PHIL JACKSON'S LOOK NOW & ZEN LAKERS HEAD COACH GOES L.A., SPORTING A STYLISH NEW WARDROBE AND HAIR CUT INSPIRED BY FENG SHUI.
Prodded by his girlfriend, Lakers head coach Phil Jackson has adopted a new, oh so So Cal look that's inspired by Feng Shui and given form by a hair stylist and clothes designer.
Jackson has sidelined the bushy beard for a trim mustache and super-hip ``soul patch.'' (You know, that just-short-of-a-goatee facial hair style that's popular with the Silver Lake music and art crowd). He has a shorter, ``water cut'' with more pepper than salt in his hair while sporting a dapper custom-made wardrobe.
The idea for the makeover was planted in September when Jackson spent a week at the Golden Door spa in Escondido with his girlfriend, Jeanie Buss, the 39-year-old daughter of Lakers owner Jerry Buss.
``Phil already has a good sense of style,'' Jeanie Buss said. ``But he's shy and needed a little help.''
Jackson says nobody was looking at his haircut when he coached the Chicago Bulls to six NBA championships. But now he's a champion in L.A.
``I'm still getting used to it,'' said the 55-year-old coach. ``I like the less-care, less-hair aspect to it . . . and I'm amazed at what I look like.''
Jeanie Buss agrees.
``I think he's sexy anyway he looks, but this new look is great!''
Whether the Jackson makeover will help the Lakers repeat as NBA champions remains to be seen, but the fashion world is impressed with his hipness.
``It's about time he started pulling his look together,'' said Leon Hall, co-host of E! television's ``Fashion Emergency.''
``After all, he represents a major team and is seen by millions of people on TV and mingles with stars, so he should look the part . . . especially since he's following in the footsteps of Pat Riley, one of the most dapper dressers in current sports.''
Defending himself, Jackson quipped, ``I'd like to follow in Pat's footsteps and win as many NBA championships as he did, but our looks are entirely different. Pat, with his Armani suits, is Mr. Slick . . . and I'm Mr. Comfort.''
Not surprisingly, the basketball coach who's known for sharing Zen philosophy with his players didn't approach the makeover lightly. It was carefully executed according to Feng Shui guidelines, said Ventura-based stylist Billy Yamaguchi, who was recommended by Jeanie Buss.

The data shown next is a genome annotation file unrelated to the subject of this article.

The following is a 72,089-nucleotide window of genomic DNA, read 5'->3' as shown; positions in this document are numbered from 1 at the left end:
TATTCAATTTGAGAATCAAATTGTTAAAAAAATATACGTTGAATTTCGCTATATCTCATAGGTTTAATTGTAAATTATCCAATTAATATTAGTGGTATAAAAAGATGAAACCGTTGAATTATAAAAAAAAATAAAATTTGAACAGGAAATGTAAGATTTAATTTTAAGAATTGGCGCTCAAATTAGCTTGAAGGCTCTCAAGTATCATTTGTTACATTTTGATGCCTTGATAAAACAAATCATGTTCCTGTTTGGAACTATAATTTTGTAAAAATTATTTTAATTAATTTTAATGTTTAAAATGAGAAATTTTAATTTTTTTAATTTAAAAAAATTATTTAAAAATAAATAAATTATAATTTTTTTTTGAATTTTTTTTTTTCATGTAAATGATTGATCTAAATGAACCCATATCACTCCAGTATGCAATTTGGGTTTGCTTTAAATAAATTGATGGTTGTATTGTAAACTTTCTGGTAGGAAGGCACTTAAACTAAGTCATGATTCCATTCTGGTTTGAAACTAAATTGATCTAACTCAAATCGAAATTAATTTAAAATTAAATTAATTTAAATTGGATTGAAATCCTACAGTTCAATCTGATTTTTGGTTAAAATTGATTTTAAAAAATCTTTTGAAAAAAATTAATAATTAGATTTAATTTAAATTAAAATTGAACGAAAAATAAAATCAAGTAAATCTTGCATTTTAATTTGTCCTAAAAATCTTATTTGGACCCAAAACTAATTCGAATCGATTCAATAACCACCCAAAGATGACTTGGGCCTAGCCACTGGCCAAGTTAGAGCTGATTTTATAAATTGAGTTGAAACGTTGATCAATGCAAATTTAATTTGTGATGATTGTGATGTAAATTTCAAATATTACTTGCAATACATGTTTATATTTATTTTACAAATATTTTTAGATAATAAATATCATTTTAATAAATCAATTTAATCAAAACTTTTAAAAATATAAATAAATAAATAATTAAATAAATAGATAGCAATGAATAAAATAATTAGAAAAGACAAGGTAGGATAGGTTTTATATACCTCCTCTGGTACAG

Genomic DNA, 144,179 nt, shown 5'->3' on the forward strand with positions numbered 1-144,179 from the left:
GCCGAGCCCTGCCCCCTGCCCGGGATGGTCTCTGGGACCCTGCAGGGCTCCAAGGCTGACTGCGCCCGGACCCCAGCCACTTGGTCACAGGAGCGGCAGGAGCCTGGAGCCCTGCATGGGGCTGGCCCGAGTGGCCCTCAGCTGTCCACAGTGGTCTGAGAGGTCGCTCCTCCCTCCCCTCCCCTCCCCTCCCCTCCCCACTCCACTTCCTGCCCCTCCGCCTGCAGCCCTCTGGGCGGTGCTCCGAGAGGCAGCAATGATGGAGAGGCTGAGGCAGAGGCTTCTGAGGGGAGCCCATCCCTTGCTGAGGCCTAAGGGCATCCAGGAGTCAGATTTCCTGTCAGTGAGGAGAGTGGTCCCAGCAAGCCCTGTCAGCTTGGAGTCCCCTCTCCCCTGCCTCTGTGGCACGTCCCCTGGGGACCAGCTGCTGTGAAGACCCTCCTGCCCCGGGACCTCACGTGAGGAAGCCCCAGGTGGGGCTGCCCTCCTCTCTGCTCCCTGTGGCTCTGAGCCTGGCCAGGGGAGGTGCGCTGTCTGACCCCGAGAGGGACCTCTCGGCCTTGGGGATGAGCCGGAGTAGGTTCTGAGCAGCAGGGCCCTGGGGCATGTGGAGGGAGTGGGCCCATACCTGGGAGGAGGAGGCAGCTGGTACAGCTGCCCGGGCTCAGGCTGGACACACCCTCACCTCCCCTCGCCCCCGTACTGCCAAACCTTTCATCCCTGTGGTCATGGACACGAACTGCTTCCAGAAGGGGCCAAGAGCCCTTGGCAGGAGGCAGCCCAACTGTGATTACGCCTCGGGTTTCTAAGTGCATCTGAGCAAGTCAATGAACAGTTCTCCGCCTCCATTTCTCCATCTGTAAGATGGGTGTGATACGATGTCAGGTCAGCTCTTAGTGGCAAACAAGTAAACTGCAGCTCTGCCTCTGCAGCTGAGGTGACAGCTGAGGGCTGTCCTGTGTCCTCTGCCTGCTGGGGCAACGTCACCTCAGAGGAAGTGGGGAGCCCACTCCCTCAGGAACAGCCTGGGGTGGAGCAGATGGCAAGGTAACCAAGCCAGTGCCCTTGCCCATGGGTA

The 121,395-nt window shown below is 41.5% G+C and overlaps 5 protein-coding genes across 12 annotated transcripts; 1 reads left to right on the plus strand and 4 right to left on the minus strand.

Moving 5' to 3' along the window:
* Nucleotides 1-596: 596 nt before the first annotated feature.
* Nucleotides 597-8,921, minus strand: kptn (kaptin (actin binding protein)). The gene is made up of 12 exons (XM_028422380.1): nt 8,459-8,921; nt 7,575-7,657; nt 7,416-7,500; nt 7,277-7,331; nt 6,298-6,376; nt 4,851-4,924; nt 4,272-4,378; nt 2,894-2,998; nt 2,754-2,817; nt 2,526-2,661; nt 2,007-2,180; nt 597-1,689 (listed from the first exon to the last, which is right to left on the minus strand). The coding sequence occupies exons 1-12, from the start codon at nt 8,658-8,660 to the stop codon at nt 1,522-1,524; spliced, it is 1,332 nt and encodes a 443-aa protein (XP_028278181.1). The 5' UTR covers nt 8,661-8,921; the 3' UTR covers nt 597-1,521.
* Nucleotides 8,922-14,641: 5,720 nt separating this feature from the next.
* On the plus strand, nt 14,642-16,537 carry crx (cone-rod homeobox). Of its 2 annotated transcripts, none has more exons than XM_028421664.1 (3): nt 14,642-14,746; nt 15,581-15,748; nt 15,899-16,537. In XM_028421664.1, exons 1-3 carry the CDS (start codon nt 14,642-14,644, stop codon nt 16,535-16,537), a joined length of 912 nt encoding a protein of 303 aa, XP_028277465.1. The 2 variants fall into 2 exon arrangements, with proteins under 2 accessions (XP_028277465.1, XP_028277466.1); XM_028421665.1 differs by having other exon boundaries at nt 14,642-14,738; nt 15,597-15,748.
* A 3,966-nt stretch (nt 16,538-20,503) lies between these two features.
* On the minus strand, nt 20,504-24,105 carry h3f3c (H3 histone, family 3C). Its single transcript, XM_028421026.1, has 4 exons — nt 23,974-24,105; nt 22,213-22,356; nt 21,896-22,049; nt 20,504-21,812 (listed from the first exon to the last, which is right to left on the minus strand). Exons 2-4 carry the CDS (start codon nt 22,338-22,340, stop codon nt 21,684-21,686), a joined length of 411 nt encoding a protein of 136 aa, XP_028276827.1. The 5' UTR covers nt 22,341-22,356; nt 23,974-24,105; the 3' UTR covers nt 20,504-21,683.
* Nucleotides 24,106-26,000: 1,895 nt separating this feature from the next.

``When it comes to Feng Shui, the ancient Asian art of placement, we look at the whole house, so to speak, and try to determine the client's chi (energy) and then choose hair styles, glasses and clothing that will suit him best,'' Yamaguchi said.
``Since Jackson has a water element in his personality we gave him a 'water cut' to enhance his sophisticated, but risk-taking energy and then suggested a new wardrobe based on winter shades, such as black and gray which enhance his hair coloring.''
A water cut?
``It's a short, brushed-forward style that has a gladiator appeal and is a youthful look for him. And with his shortened sideburns, his cheekbones are more emphasized,'' Yamaguchi explained.
Jackson didn't have to look far for his new wardrobe, selecting Costa Mesa-based David Rickey. The design studio also makes suits for many of the players who helped the Lakers win this summer's championship, including league MVP Shaquille O'Neal.
According to designer David Heil (whose partner is Rickey Lamitie), ``The wardrobe we've designed for Jackson will include single-breasted, three-and-four-button suits in black, gray and taupe that he'll wear with white or blue shirts and solid or neat ties. We're not giving him the Regis look, but a special look created just for him, right down to his custom- made, cap-toe lace-up shoes.''
So what's next?
Yamaguchi said look for Jackson to be wearing thicker black-framed glasses soon. The coach isn't making any promises.
``I'm going with it one step at a time,'' Jackson said. ``But I'll probably grow a beard during the playoffs.''
(1 -- 3 color) Shedding his 1998 Chicago beard, far left, Lakers coach Phil Jackson is dawning a new Feng Shui look, complete with a ``soul patch.
Michael S. Green/Associated Press
Hans Gutknecht/Staff Photographer